Burn-in is dropped.


Estimates generated from the whole if keeptrainfits=TRUE.

A matrix with ndpost rows and nrow(x.train) columns. Each row corresponds to a draw f* from the posterior of f and each column corresponds to a row of x.train. The (i,j) value is f*(x) for the i\^th kept draw of f and the j\^th row of x.train.
Burn-in is dropped.


Estimates generated from the whole if x.test is provided.

Same as yhat.train but now the x's are the rows of the test data.


a matrix with ndpost rows and nrow(x.train) columns. Each row is for a draw. For each variable (corresponding to the columns), the total count of the number of times that variable is used in a tree decision rule (over all trees) is given.

In addition the list has a binaryOffset component giving the value used.

Note that in the binary y, case yhat.train and yhat.test are f(x) + binaryOffset. If you want draws of the probability P(Y=1 | x) you need to apply the normal cdf (pnorm) to these values.

See Also



##simulate from Friedman's five-dimensional test function
##Friedman JH. Multivariate adaptive regression splines
##(with discussion and a rejoinder by the author).
##Annals of Statistics 1991; 19:1-67.

f = function(x) #only the first 5 matter
    sin(pi*x[ , 1]*x[ , 2]) + 2*(x[ , 3]-.5)^2+x[ , 4]+0.5*x[ , 5]-1.5

sigma = 1.0  #y = f(x) + sigma*z where z~N(0, 1)
k = 50       #number of covariates
thin = 25
ndpost = 2500
nskip = 100
C = 10
m = 10
n = 10000

x.train=matrix(runif(n*k), n, k)
Ey.train = f(x.train)

x <- x.train
x4 <- seq(0, 1, length.out=m)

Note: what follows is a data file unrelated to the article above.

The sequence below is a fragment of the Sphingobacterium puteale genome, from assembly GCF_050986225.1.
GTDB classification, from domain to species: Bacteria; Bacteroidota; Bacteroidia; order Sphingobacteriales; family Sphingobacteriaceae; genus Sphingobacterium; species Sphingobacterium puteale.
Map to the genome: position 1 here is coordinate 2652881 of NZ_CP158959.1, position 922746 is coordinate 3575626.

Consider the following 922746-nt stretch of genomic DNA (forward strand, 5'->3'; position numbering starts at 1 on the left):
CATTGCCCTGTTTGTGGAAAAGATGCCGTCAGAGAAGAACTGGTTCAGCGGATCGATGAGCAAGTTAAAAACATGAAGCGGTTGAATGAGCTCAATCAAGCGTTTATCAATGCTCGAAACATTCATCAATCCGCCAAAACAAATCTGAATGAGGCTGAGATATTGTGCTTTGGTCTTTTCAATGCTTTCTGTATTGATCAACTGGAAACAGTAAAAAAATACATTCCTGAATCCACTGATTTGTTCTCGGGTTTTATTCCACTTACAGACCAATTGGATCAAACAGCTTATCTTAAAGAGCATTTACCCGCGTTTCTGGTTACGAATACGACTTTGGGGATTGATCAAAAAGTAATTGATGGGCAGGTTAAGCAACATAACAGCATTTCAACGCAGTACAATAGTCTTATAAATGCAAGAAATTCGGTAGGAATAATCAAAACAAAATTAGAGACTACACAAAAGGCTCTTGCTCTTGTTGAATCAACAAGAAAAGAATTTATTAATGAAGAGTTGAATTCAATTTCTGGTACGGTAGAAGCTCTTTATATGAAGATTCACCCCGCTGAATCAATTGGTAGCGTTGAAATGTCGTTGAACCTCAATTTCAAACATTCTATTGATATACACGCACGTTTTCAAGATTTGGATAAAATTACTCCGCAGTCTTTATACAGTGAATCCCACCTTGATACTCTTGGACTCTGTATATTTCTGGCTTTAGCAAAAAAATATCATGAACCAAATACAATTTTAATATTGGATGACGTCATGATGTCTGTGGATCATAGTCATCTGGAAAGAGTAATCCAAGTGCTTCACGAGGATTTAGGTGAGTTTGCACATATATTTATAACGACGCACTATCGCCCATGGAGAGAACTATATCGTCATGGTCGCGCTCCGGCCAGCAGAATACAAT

for(i in 1:m) {
    x[ , 4] <- x4[i]

    if(i==1) x.test <- x
    else x.test <- rbind(x.test, x)

## parallel::mcparallel/mccollect do not exist on windows
if(.Platform$OS.type=='unix') {
##test BART with token run to ensure installation works
    post = rs.pbart(x.train, y.train, 
                C=C, mc.cores=4, keepevery=1,
                seed=99, ndpost=1, nskip=1)

## Not run: 
post = rs.pbart(x.train, y.train, x.test=x.test,
                C=C, mc.cores=8, keepevery=thin,
                seed=99, ndpost=ndpost, nskip=nskip)

par(mfrow=c(2, 2))

M <- nrow(post$yhat.test)
pred <- matrix(nrow=M, ncol=10)

for(i in 1:m) {
    h <- (i-1)*n+1:n
    pred[ , i] <- apply(pnorm(post$yhat.test[ , h]), 1, mean)

pred <- apply(pred, 2, mean)

plot(x4, qnorm(pred), xlab=expression(x[4]),
     ylab='partial dependence function', type='l')

i <- floor(seq(1, n, length.out=10))
j <- seq(-0.5, 0.4, length.out=10)
for(h in 1:10) {
    auto.corr <- acf(post$yhat.shard[ , i[h]], plot=FALSE)
    if(h==1) {
        max.lag <- max(auto.corr$lag[ , 1, 1])
        plot(1:max.lag+j[h], auto.corr$acf[1+(1:max.lag), 1, 1],
             type='h', xlim=c(0, max.lag+1), ylim=c(-1, 1),
             ylab='auto-correlation', xlab='lag')
        lines(1:max.lag+j[h], auto.corr$acf[1+(1:max.lag), 1, 1],
              type='h', col=h)

for(j in 1:10) {
        plot(pnorm(post$yhat.shard[ , i[j]]),
             type='l', ylim=c(0, 1),
             sub=paste0('N:', n, ', k:', k),
             ylab=expression(Phi(f(x))), xlab='m')
        lines(pnorm(post$yhat.shard[ , i[j]]),
              type='l', col=j)

geweke <- gewekediag(post$yhat.shard)

j <- -10^(log10(n)-1)
plot(geweke$z, pch='.', cex=2, ylab='z', xlab='i',
     sub=paste0('N:', n, ', k:', k),
     xlim=c(j, n), ylim=c(-5, 5))
lines(1:n, rep(-1.96, n), type='l', col=6)
lines(1:n, rep(+1.96, n), type='l', col=6)
lines(1:n, rep(-2.576, n), type='l', col=5)
lines(1:n, rep(+2.576, n), type='l', col=5)
lines(1:n, rep(-3.291, n), type='l', col=4)
lines(1:n, rep(+3.291, n), type='l', col=4)
lines(1:n, rep(-3.891, n), type='l', col=3)
lines(1:n, rep(+3.891, n), type='l', col=3)
lines(1:n, rep(-4.417, n), type='l', col=2)
lines(1:n, rep(+4.417, n), type='l', col=2)
text(c(1, 1), c(-1.96, 1.96), pos=2, cex=0.6, labels='0.95')
text(c(1, 1), c(-2.576, 2.576), pos=2, cex=0.6, labels='0.99')
text(c(1, 1), c(-3.291, 3.291), pos=2, cex=0.6, labels='0.999')
text(c(1, 1), c(-3.891, 3.891), pos=2, cex=0.6, labels='0.9999')
text(c(1, 1), c(-4.417, 4.417), pos=2, cex=0.6, labels='0.99999')

par(mfrow=c(1, 1))


## End(Not run)

[Package BART version 2.9 Index]